There are of course higher-quality transcripts and lower-quality transcripts. Some of the characteristics of the latter include the following:
* Run-on sentences. A less-skilled transcriptionist may not insert periods and commas at pauses, or at the end of a thought or statement. A speaker may sound like his or her sentences are running together, but actually, they are not. A good transcriptionist knows where a thought ends and where a new one begins, and inserts a period (or if appropriate, a comma) there. If a speaker cuts off a sentence and switches to a new thought, some form of punctuation should be present, such as dash ( — ), to indicate that.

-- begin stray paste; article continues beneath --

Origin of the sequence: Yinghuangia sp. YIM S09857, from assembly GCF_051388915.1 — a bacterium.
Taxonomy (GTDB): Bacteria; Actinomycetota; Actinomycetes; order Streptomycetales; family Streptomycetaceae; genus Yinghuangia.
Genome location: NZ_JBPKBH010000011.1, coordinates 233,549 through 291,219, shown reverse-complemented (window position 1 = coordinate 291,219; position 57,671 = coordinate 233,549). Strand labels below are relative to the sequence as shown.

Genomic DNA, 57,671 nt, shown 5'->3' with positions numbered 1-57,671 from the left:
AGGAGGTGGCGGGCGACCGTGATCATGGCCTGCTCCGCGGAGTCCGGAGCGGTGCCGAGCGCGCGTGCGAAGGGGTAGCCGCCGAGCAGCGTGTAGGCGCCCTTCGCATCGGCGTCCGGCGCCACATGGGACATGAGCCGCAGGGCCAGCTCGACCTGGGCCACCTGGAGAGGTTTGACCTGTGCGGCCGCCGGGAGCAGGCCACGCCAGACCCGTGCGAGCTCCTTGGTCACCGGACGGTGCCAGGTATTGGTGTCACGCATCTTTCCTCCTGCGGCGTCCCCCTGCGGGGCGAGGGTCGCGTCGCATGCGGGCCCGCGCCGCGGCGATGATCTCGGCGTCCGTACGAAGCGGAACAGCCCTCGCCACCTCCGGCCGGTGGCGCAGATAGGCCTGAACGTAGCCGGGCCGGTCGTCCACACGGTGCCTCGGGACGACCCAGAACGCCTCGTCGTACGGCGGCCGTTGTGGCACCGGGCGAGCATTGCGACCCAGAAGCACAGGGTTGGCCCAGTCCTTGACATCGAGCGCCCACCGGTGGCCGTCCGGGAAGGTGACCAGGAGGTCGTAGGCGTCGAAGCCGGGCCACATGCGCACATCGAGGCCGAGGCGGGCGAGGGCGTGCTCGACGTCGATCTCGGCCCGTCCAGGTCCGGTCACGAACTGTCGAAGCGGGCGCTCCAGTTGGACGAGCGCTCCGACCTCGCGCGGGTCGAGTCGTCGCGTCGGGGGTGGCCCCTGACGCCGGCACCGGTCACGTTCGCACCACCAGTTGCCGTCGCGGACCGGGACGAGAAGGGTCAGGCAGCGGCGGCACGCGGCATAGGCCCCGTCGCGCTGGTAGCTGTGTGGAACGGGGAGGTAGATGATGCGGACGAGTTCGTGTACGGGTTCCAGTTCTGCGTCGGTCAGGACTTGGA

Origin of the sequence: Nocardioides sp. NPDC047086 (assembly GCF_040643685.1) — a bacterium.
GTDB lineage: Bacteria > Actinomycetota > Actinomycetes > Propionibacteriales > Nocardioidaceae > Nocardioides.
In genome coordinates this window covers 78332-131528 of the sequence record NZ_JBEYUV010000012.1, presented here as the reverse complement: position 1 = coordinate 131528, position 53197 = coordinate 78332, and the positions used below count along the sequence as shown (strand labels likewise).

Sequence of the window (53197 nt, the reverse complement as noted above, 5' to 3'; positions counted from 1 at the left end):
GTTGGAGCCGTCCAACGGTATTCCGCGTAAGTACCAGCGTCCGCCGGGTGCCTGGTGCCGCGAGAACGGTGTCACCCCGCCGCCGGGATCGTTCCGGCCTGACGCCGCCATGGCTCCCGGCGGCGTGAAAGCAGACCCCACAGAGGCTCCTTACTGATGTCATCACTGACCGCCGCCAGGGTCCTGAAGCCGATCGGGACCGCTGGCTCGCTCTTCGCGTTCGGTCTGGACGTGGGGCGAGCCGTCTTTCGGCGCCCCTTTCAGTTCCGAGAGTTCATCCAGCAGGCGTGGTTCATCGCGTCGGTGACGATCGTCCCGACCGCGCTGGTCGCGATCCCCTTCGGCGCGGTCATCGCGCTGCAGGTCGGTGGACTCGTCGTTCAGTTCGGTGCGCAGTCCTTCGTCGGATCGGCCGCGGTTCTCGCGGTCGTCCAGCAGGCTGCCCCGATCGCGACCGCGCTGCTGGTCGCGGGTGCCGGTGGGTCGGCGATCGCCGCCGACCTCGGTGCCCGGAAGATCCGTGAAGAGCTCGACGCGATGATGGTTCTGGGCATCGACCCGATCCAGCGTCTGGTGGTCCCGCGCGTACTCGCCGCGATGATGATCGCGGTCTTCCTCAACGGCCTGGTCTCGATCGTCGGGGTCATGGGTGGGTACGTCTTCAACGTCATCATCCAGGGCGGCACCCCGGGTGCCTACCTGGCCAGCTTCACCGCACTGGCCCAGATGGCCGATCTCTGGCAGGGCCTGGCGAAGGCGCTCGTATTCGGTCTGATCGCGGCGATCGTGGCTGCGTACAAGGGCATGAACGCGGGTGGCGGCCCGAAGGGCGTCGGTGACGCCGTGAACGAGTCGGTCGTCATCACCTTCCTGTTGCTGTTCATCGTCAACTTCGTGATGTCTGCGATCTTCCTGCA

* Too-long paragraphs. If the speaker is speaking for a long time, the text should be broken up into paragraphs, which makes it easier for the reader to follow.
* “Improvising”, i.e. where the transcriptionists writes the same meaning of what the speaker said using a different word or words that the speaker actually used.
* Omitting perfectly audible words or phrases. (And we’re not talking about words like um’s, uh-huh’s, OK’s, etc.) Or, if the word or phrase is inaudible, there may be no “(inaudible)” or some such indicator that a word was there.
So make sure the transcription company you go with avoids the above.